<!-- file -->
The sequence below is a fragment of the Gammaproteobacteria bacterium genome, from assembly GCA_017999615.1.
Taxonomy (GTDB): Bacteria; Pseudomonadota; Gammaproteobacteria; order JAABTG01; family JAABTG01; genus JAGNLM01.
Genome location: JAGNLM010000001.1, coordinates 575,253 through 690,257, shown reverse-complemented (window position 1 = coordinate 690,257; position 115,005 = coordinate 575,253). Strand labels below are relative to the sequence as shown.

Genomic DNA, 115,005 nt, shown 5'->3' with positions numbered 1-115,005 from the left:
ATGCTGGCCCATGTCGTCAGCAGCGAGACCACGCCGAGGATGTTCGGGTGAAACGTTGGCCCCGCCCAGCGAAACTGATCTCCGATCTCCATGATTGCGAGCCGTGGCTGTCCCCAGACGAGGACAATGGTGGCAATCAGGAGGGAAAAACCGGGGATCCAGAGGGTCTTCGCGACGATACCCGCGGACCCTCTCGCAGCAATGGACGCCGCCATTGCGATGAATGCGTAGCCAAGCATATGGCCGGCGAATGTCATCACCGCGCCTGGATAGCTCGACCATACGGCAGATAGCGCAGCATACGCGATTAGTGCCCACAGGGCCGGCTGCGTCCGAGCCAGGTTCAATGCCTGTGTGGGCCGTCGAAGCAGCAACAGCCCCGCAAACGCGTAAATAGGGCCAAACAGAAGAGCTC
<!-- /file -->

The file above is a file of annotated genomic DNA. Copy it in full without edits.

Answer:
The sequence below is a fragment of the Gammaproteobacteria bacterium genome, from assembly GCA_017999615.1.
Taxonomy (GTDB): Bacteria; Pseudomonadota; Gammaproteobacteria; order JAABTG01; family JAABTG01; genus JAGNLM01.
Genome location: JAGNLM010000001.1, coordinates 575,253 through 690,257, shown reverse-complemented (window position 1 = coordinate 690,257; position 115,005 = coordinate 575,253). Strand labels below are relative to the sequence as shown.

Genomic DNA, 115,005 nt, shown 5'->3' with positions numbered 1-115,005 from the left:
ATGCTGGCCCATGTCGTCAGCAGCGAGACCACGCCGAGGATGTTCGGGTGAAACGTTGGCCCCGCCCAGCGAAACTGATCTCCGATCTCCATGATTGCGAGCCGTGGCTGTCCCCAGACGAGGACAATGGTGGCAATCAGGAGGGAAAAACCGGGGATCCAGAGGGTCTTCGCGACGATACCCGCGGACCCTCTCGCAGCAATGGACGCCGCCATTGCGATGAATGCGTAGCCAAGCATATGGCCGGCGAATGTCATCACCGCGCCTGGATAGCTCGACCATACGGCAGATAGCGCAGCATACGCGATTAGTGCCCACAGGGCCGGCTGCGTCCGAGCCAGGTTCAATGCCTGTGTGGGCCGTCGAAGCAGCAACAGCCCCGCAAACGCGTAAATAGGGCCAAACAGAAGAGCTC